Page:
Dr. REDIKER: Well, he was a man who had a most unusual career path, if we may say so. He was a physician. He was a poet. He was a composer. He was one of the early editors of the Encyclopedia Britannica. And he was Great Britain's first hot air balloonist. I think quite remarkably, he was also a political radical who got into trouble for writing things like "The Petition of the Sharks of Africa," and was forced into exile not very long after he wrote it. 1793, he went to Ireland and eventually to Salem, Massachusetts.

BROOKS: Mm-hmm. Well, we have a caller on the line. Mark(ph) is calling from Salt Lake City. Hi, Mark. You're on the air.

MARK (Caller): Hi. I was just wondering if you're familiar with the J.M.W. Turner painting of the slave ship which has sharks in the foreground feeding on the bodies that they've been throwing overboard. It's very abstract, but you can distinguish the sharks in it.

BROOKS: Very interesting. Marcus Rediker, have you seen that?

Dr. REDIKER: That image is on the cover of my book.

MARK: Oh, okay. Great.

Dr. REDIKER: It is a very powerful painting. And, in fact, it is based on a specific incident in which a ship captain in 1781 threw several live people over board - they were sick, and he hoped to collect insurance premiums on them. This became a matter of some publicity when the insurance company refused to pay the premium. And the - at that point, youthful abolitionist movement made a great deal of it. But I would agree that that painting by Turner is one of the very best depictions of the horrors of the slave trade.

BROOKS: Mark, thanks for the call. And I appreciate it because, you know, here, I've got a copy of your book right in front of me and there's the painting. It's nice to know who it's by.

What does this document, Marcus Rediker, what does it say about the abolitionist movement that we might not have understood - that is who were the actual forces behind the end of the slave trade?

Dr. REDIKER: I think, Anthony, for the longest time, we believe that the abolitionists, both in England and America, were very earnest, serious, somber middle and upper class people who had some sort of lofty moral station and objection to the slave trade. But what we found in recent years is that the abolitionist movement itself was extremely diverse, that it contained within it a great many different kinds of people.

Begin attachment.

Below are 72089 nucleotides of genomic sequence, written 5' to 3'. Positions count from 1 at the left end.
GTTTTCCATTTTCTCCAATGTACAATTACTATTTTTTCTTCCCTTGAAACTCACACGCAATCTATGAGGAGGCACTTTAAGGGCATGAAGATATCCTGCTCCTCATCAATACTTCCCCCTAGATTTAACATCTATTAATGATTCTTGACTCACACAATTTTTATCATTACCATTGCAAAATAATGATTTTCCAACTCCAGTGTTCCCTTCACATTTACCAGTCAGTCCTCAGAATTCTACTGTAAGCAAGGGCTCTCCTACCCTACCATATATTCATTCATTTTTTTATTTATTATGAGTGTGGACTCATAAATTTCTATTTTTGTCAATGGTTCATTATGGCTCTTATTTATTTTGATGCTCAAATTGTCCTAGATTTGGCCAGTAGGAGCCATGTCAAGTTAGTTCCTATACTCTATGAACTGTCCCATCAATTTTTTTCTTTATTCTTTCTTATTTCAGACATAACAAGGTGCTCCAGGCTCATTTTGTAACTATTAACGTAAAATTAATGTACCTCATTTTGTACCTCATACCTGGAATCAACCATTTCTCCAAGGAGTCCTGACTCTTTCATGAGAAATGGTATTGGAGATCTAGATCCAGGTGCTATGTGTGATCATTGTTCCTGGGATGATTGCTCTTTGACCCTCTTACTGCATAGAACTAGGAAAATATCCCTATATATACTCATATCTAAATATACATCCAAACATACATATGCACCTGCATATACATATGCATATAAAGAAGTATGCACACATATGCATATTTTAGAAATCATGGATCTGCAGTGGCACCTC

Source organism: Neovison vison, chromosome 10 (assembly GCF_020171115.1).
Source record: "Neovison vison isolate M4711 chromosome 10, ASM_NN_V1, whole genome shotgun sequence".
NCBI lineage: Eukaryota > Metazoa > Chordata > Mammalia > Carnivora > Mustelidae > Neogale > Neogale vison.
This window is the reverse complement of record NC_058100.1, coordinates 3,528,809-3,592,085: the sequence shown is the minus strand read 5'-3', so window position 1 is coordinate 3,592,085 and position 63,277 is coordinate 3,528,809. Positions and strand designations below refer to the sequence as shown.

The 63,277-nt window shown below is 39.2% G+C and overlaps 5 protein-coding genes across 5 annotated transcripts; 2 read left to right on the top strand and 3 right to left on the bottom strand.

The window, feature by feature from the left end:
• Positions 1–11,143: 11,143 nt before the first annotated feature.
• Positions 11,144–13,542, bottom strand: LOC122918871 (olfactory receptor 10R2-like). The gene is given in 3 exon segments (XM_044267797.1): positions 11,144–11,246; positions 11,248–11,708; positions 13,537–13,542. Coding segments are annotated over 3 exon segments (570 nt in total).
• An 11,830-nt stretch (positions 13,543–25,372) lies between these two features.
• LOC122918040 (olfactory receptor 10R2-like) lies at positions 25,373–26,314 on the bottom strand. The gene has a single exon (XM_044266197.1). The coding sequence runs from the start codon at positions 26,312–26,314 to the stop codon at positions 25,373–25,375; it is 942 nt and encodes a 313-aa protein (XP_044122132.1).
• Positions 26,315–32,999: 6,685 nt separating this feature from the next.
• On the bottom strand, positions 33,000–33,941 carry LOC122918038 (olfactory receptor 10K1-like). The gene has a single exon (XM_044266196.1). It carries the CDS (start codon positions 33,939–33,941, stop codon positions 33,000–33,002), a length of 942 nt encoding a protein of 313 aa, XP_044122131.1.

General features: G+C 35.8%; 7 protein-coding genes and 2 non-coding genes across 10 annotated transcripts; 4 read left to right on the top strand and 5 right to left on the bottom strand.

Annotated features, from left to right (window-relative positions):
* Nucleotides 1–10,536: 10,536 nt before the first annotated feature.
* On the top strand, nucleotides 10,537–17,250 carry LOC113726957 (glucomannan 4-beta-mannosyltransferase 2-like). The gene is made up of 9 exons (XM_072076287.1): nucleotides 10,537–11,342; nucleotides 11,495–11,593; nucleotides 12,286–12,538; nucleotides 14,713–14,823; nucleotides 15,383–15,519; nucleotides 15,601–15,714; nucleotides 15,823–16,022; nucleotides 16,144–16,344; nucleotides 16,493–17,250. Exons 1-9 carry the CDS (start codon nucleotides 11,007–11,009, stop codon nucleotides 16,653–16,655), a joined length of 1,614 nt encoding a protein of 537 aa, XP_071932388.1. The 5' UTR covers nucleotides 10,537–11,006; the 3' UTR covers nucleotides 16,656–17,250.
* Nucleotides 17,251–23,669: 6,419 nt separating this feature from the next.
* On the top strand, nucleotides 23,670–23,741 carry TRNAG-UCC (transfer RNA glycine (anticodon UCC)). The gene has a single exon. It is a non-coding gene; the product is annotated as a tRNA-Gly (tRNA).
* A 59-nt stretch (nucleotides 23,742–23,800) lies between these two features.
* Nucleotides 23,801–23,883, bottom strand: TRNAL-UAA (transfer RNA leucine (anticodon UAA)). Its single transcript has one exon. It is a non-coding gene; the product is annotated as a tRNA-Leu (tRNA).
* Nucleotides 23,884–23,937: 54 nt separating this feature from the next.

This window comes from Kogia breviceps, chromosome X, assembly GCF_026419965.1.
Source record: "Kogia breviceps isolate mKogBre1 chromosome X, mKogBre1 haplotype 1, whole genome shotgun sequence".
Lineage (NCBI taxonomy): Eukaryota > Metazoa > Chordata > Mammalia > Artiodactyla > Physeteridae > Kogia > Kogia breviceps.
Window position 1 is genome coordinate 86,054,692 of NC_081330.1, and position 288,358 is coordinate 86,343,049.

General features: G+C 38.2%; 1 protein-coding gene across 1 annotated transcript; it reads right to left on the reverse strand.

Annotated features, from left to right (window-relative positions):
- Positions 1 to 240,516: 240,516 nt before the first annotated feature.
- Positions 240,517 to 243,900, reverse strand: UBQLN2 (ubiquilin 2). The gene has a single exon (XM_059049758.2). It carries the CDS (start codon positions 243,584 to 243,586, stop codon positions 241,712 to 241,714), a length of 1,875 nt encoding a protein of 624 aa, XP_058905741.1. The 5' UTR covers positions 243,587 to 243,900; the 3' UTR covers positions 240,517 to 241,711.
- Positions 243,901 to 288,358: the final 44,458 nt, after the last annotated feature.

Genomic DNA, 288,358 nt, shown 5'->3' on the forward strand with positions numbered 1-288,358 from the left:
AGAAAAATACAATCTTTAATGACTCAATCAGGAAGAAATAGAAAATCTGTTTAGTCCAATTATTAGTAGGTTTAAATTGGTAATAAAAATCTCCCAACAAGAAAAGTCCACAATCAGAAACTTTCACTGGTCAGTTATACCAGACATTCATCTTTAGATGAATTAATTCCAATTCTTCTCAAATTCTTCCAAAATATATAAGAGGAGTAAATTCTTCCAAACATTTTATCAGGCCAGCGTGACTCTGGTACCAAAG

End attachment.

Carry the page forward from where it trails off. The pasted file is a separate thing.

And I would emphasize the importance of the enslaved themselves aboard the slave ships who in fact fought back fiercely in every conceivable way against the condition they were in. They were part of the movement, as were sailors -sailors, who, in fact, told their stories of slave ships to abolitionists like Thomas Clarkson, who, in turn, circulated that information in building a national movement.

Working people like men and women in factories, what Blake called dark, satanic mills, signed petitions for an end to slavery. So we're discovering that a great many people had a hand in this important event ending the slave trade.

BROOKS: And in the piece, in your op-ed piece, you talk about why it's so important to understand this today, to understand this sort of rich tapestry of opposition that there was to slavery at the time.

Dr. REDIKER: If we understand that the movement that brought abolition to an end was broad-based and included many different kinds of people, I think that might actually help us as we begin to discuss how the injustice of slavery in the slave trade might be overcome.

BROOKS: Important. Marcus Rediker, tell us a little bit about your book "The Slave Ship: A Human History." Does this go into that or - give us a sense of what's in this.

Dr. REDIKER: This is a book that is really a human history of an inhuman institution. The slave ship itself is one of the least studied aspects of the history of slavery, and what I wanted to understand was what actually happened on these vessels. So I studied the relationships among captain, crew and enslaved over the long 18th century and discovered that there was a kind of war going on aboard these vessels. I guess…

BROOKS: A war between?

Dr. REDIKER: A war between the captain and the crew on the one hand, and the enslaved on the other. And in that war, the instruments of violence were the cat-o'-nine-tails, various other instruments of torture. But the thing that impressed me about the enslaved was that they never submitted. They fought back even when their prospects of winning were extremely limited.

BROOKS: Well, Marcus Rediker, thanks so much for joining us today.

Dr. REDIKER: My pleasure.

BROOKS: That's Marcus Rediker, professor of history at the University of Pittsburgh. His newest book "The Slave Ship" is in stores on October 8th. You can read an account of one woman's terrifying experience on a slave ship and see illustrations from the book on our Web site, npr.org/talk.